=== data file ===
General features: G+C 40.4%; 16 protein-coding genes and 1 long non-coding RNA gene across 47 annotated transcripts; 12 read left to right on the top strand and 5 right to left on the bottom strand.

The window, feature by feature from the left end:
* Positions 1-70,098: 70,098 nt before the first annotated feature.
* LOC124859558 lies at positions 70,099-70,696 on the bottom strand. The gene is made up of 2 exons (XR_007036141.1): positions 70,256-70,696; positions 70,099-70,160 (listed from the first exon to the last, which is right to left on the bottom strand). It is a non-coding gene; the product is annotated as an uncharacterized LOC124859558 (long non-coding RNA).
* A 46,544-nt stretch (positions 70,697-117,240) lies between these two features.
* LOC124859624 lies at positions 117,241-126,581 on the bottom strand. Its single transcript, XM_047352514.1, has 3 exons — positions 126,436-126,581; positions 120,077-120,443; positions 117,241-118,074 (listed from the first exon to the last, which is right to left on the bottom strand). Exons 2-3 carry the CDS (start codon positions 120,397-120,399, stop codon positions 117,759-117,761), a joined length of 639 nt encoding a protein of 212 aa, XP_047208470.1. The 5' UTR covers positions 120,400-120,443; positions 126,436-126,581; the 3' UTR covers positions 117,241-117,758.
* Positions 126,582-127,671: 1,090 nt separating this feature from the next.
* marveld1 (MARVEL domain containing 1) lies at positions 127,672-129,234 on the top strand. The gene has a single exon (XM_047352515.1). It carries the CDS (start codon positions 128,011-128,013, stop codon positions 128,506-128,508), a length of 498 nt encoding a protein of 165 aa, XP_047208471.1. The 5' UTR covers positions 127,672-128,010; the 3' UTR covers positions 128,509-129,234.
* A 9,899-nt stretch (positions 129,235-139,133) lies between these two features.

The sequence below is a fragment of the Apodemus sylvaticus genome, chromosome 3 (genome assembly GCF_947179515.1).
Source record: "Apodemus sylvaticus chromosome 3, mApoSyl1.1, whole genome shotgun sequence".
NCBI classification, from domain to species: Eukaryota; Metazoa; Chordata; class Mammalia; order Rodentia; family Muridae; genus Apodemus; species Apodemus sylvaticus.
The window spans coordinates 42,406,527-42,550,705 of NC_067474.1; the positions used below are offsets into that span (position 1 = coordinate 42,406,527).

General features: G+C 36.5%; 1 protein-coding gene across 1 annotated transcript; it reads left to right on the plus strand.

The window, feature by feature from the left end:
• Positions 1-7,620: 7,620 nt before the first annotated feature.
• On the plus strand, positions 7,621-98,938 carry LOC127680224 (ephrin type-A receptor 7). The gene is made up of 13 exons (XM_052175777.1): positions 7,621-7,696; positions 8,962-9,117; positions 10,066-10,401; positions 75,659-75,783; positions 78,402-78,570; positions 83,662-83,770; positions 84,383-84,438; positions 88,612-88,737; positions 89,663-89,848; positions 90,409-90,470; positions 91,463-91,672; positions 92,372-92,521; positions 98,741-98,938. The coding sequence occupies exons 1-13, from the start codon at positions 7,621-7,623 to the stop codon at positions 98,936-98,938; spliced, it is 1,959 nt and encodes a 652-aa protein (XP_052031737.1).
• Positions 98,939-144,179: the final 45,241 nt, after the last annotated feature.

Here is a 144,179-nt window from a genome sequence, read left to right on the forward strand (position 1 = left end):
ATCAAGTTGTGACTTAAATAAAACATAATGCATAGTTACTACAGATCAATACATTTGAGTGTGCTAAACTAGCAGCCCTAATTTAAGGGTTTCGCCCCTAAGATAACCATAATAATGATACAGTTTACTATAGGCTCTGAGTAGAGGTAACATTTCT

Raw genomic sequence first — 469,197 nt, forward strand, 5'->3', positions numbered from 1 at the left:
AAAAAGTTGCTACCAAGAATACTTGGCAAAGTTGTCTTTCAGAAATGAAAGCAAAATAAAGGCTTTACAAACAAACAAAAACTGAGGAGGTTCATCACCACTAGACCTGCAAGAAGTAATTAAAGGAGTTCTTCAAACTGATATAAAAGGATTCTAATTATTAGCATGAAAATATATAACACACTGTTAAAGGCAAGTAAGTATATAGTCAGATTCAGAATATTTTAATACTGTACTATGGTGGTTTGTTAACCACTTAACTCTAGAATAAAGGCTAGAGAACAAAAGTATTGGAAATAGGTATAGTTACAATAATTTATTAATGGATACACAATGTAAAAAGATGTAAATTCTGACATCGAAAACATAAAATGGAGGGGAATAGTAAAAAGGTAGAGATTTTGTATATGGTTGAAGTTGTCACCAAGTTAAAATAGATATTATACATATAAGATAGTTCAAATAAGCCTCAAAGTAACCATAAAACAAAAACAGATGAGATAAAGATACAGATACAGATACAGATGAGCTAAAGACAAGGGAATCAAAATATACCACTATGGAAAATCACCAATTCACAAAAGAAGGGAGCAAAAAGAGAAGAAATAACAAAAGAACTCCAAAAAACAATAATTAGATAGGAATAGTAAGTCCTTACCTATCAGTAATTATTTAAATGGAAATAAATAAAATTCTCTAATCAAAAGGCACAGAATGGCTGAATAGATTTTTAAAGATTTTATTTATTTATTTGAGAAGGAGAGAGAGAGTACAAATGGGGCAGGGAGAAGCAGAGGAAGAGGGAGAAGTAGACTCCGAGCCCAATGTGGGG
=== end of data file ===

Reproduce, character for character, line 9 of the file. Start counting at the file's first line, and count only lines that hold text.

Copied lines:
* A 9,899-nt stretch (positions 129,235-139,133) lies between these two features.